Here are a few good ideas that you can use to protect your photoelectric sensors from the often unfavorable conditions found in the industrial world.
Keeping the sensor out of harm’s way is the simplest, most cost-effective approach to ensure your photoelectric sensor survives for many years. Photoelectric sensors have a much larger sensing range compared to common proximity sensor technologies (e.g., inductive proximity sensors). This increased range lets you mount photoelectric sensors much farther away, a good safe distance from the object to be detected.
For greater peace of mind, or when it might not be possible to completely avoid external damage, you’ll want to use a sensor that’s built tough. For protection against the occasional scrape or scratch, a photoelectric sensor with a glass optical face rather than a plastic optical face is a simple solution. Glass is abrasion resistant and prevents dust from accumulating. Also, glass offers much better resistance to a broad range of chemicals than plastic does.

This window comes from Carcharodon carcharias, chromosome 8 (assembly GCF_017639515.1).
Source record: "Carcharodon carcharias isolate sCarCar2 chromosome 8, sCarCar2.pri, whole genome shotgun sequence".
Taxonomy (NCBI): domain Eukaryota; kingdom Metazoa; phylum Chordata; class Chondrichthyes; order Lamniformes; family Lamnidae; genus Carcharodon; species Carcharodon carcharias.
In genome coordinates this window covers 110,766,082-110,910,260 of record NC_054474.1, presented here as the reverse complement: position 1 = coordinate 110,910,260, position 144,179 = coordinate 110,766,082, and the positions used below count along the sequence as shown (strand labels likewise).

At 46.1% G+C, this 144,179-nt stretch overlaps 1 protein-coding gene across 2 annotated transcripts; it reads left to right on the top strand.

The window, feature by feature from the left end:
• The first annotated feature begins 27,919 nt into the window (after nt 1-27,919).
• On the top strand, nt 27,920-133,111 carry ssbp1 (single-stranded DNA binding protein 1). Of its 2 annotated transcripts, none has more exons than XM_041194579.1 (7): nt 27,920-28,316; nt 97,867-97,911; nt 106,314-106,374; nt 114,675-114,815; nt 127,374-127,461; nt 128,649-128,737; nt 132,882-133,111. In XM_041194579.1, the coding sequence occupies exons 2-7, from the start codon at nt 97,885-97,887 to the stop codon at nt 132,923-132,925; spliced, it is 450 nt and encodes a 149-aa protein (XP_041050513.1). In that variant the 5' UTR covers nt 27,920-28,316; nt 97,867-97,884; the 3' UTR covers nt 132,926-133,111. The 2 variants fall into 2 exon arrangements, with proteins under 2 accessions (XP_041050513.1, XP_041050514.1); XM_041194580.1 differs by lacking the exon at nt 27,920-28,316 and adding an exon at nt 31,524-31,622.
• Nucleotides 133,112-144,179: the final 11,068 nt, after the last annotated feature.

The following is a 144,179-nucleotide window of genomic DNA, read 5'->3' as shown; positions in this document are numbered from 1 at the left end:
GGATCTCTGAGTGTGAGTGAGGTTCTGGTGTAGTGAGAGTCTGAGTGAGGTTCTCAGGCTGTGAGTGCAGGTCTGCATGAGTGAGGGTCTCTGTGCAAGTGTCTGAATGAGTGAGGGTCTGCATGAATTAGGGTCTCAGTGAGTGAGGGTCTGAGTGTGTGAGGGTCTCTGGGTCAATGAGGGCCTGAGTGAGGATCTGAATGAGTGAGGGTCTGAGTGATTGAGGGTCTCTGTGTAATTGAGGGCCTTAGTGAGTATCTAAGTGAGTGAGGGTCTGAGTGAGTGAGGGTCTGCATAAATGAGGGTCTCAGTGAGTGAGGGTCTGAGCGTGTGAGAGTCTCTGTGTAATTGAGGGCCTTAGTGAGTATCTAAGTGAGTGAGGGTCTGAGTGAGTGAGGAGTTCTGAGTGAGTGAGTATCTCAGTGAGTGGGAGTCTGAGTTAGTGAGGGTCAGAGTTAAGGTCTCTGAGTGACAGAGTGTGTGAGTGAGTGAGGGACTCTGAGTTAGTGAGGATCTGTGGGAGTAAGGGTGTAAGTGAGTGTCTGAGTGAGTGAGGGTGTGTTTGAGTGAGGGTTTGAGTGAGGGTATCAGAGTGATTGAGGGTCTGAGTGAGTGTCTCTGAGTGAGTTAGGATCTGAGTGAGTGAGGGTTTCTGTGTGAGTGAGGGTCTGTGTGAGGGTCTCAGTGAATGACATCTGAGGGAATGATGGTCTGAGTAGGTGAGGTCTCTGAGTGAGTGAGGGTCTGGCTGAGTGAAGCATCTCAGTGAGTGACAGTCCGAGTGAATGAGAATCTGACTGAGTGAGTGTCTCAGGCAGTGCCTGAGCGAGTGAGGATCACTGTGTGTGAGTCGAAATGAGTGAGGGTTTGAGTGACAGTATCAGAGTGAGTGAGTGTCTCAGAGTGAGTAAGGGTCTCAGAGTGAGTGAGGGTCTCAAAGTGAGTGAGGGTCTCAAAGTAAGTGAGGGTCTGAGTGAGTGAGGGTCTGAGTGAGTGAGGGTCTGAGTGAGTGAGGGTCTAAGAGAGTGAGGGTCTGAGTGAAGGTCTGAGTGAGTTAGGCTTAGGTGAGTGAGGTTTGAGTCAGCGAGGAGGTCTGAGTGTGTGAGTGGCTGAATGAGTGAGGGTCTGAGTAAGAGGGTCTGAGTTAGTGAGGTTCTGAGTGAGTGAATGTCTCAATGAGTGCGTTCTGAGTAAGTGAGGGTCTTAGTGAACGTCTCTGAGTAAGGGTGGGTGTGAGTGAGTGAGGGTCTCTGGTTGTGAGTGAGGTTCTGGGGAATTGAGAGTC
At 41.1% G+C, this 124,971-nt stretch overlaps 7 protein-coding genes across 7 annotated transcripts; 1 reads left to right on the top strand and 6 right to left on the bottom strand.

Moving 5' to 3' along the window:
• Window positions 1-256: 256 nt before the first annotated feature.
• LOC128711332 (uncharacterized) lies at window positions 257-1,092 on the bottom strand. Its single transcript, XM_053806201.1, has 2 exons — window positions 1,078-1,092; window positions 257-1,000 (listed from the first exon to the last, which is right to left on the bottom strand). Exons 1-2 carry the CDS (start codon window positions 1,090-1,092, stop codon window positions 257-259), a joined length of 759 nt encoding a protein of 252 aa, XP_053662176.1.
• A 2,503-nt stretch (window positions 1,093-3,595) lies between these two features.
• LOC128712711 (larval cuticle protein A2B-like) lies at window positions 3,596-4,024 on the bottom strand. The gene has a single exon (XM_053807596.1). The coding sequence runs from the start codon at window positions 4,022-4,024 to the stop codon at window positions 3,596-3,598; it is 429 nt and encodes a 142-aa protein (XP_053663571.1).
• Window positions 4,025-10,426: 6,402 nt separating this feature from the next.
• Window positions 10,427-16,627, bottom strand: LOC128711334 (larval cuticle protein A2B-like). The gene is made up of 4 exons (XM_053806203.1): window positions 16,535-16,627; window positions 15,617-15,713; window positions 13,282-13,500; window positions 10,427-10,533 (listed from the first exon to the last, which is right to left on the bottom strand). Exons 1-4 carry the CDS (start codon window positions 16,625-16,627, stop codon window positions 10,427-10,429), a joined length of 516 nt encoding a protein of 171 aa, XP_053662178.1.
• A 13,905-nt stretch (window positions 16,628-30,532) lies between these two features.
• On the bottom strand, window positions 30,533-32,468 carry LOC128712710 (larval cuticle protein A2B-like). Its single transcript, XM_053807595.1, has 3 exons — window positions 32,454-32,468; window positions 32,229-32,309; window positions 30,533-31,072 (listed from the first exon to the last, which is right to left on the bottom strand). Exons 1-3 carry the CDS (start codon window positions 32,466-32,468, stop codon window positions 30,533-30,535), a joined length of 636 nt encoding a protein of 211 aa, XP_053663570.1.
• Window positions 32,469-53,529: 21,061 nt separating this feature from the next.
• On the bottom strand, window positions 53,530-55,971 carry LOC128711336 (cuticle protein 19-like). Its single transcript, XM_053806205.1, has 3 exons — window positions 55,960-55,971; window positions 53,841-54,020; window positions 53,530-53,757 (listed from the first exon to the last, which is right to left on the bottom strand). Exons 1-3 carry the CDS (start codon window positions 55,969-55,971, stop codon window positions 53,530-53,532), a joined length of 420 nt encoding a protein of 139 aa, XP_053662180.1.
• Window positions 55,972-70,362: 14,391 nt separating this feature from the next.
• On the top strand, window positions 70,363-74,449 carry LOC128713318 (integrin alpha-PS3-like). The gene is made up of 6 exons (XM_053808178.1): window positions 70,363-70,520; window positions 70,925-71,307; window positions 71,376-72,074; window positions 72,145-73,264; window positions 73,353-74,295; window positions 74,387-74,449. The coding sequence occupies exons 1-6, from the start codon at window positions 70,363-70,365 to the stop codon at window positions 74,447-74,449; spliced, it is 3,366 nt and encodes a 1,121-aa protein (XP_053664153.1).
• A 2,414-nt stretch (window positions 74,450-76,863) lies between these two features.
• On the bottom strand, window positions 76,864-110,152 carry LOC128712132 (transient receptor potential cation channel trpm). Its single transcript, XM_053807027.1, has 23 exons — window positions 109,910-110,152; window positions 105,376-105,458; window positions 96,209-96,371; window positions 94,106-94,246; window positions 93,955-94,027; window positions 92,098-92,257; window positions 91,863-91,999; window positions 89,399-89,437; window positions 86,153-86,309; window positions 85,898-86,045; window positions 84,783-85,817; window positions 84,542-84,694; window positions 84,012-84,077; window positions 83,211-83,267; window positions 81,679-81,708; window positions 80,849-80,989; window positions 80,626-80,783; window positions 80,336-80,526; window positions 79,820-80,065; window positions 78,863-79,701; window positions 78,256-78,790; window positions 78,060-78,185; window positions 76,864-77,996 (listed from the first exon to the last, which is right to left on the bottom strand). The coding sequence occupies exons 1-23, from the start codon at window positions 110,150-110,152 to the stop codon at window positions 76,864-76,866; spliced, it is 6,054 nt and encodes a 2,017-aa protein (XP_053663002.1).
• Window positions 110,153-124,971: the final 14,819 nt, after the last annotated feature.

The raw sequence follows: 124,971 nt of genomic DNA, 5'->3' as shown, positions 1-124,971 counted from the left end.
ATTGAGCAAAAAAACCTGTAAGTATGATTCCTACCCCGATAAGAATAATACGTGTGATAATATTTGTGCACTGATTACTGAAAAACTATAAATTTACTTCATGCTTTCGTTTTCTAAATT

For photoelectric sensors with impact resistance or protection against damage from mishandling or negligence, we recommend a metal housing. Metal housings tend to cost a little more than their plastic counterparts, but the cost pales in comparison with the costs of machine downtime or maintenance and troubleshooting.
Photoelectric sensors with glass optical face
Photoelectric sensors with metal housing
When all else fails, an external, protective solution such as a metal shroud is a better way to go. Typically made of high-grade steel or lightweight aluminum, a metal shroud surrounds and shields the sensor, protecting the sensor from extreme punishment and abuse.
Protective shrouds for popular photoelectric sensors